What Do We Make of this Hardship?

Author and speaker Andy Crouch points out that human beings are in the business of ‘making something of the world’ and that we do this in two ways:

  • We make things from what already exists in the world

  • We make sense of what we see and experience in the world

We do the latter - make sense of the world - by telling stories. Mr. Crouch says that power is the ability to get the stories you’re telling to stick, i.e., to get them adopted by others.[1]

Recall that, when you’re in a hard place, your ‘remembering self’ has a story or two she could tell you about your involuntary hardship and that you can choose to adopt your remembering self’s perspective.

You can empower your remembering self, and adopt more and more of her stories.

When you choose to shift your perspective on the hardship you’re seeing and experiencing, you reframe the trial. I call the ‘frames’ by which we can see the struggles we're undergoing in a new light ‘struggle-specs’.

Struggle-specs are not like sunglasses. Sunglasses make use of darkened (and/or polarized) lenses to block specific types of light. Damaging bright light and UV light are real dangers, and thankfully, sunglasses keep us from seeing the world as it really is, harsh light and all. And struggle-specs are not rose-tinted glasses, which block all but the most pleasing pinkish hues.

While there can be value in not dwelling on a difficult situation, or obsessing over it, too much of the advice we receive from others for coping with an involuntary hardship functions like sunglasses or rose-tinted glasses, counseling us to deny that the unwanted ordeal is bad or that it’s even real.

“Joo Janta 200 Super-Chromatic Peril Sensitive Sunglasses have been specially designed to help people develop a relaxed attitude to danger. At the first hint of trouble, they turn totally black and thus prevent you from seeing anything that might alarm you.” - The Restaurant at the End of the Universe[2]

Struggle-specs are more like the corrective eyeglasses that many of us wear. Corrective glasses work by bending light just before it reaches us, enhancing our own eyes’ ability to focus properly, and they allow us to see the world as it really is.

When we’re in a tough spot, the default perspectives with which we interpret the difficulty, our natural lenses, are compromised and lead us to adopt stories that are, at best, incomplete. Struggle-specs correct our vision by shifting our perspective from the stories that are natural to the stories that are true.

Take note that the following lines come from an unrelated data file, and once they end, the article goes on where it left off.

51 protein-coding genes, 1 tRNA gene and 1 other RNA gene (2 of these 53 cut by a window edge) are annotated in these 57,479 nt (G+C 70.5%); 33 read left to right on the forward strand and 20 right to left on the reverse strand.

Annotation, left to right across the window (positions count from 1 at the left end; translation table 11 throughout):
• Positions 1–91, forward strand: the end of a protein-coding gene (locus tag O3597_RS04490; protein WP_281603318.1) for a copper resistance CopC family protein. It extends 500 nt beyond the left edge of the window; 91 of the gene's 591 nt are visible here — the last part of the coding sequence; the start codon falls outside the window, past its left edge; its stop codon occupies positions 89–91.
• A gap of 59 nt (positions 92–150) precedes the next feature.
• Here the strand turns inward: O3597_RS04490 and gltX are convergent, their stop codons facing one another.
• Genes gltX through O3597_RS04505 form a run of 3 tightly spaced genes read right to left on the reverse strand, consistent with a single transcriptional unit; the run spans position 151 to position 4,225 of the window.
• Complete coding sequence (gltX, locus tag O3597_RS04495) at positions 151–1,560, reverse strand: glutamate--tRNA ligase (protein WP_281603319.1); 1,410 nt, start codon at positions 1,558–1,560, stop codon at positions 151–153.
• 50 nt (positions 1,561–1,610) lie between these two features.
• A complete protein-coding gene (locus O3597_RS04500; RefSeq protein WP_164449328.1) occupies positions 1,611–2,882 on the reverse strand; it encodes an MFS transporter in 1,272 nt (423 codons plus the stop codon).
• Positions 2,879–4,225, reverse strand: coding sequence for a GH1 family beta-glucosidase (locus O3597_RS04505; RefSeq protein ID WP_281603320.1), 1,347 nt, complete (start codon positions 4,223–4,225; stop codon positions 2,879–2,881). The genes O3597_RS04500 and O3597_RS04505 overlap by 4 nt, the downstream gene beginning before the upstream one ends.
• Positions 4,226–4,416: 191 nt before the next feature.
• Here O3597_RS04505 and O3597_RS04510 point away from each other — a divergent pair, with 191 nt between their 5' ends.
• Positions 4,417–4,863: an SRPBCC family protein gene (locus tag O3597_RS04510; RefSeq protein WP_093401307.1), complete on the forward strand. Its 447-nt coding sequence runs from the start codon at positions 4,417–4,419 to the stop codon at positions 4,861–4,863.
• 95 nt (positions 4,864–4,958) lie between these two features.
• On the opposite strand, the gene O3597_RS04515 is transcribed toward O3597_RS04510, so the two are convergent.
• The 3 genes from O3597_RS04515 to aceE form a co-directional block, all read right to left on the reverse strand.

Perhaps you and the people in your life already use some or all of them yourselves without realizing it.

Peer through the ‘with’ struggle-specs to shift from "I'm on my own" to "We're in this together"

Many of us enjoy being alone, and sometimes we need to be alone. ‘Solitude’ is the word we use to describe the glory of being alone.[3] We are, however, social creatures, and when our need for membership and relationship goes unmet, we experience exclusion in the form of ’isolation’ or ‘loneliness’. The isolated person is cut off, disconnected. The lonely person feels unknown.

When you’re in the pit, you're inclined to believe you’re on your own, but…are you? Are there ways in which you’re not as alone as it might seem? Struggle-specs nos. 1 or 2 may help you see previously-hidden good news.

Struggle-specs no. 1: the ‘I am included’ frame

Inclusion is the opposite of isolation. When you’re included, you’re in the circle, connected to the source, and a member of a community. Wearers of struggle-specs no. 1 often say stuff like this: “I’m part of something bigger than myself”

Struggle-specs no. 2: the ‘I am befriended’ frame

Friendship is the opposite of loneliness. When you’re befriended, you’re known and accepted. You’re liked. Wearers of struggle-specs no. 2 often say stuff like this: "You'll never let go”

The ‘with’ struggle-specs bring reality into sharper focus: I am loved, so there is significance in this.

Gaze through the ‘be’ struggle-specs to shift from "We're lost" to "This is the way home"

When we’re in the thick of it (whatever it is), we despair. We believe that things have gone disastrously wrong and that our struggle is not normal, not how things are supposed to be. We lament that we’re off-track, off ‘the happy path’, and we see our hardship as a setback. Moreover, we see our bad circumstances as all bad. Terrible, horrible, no good, very bad.

When all is FUBAR, you're tempted to believe you’re lost, but…are you? Are there ways in which this new, unwanted path might be the right one after all? Struggle-specs nos. 3 or 4 may help you detect overlooked-but-uplifting signs.

Struggle-specs no. 3: the ‘this is expected’ frame

‘Expected’ is the opposite of ‘wrong’. A development may be expected because it's normal or because it was foretold. Wearers of struggle-specs no. 3 often say stuff like this: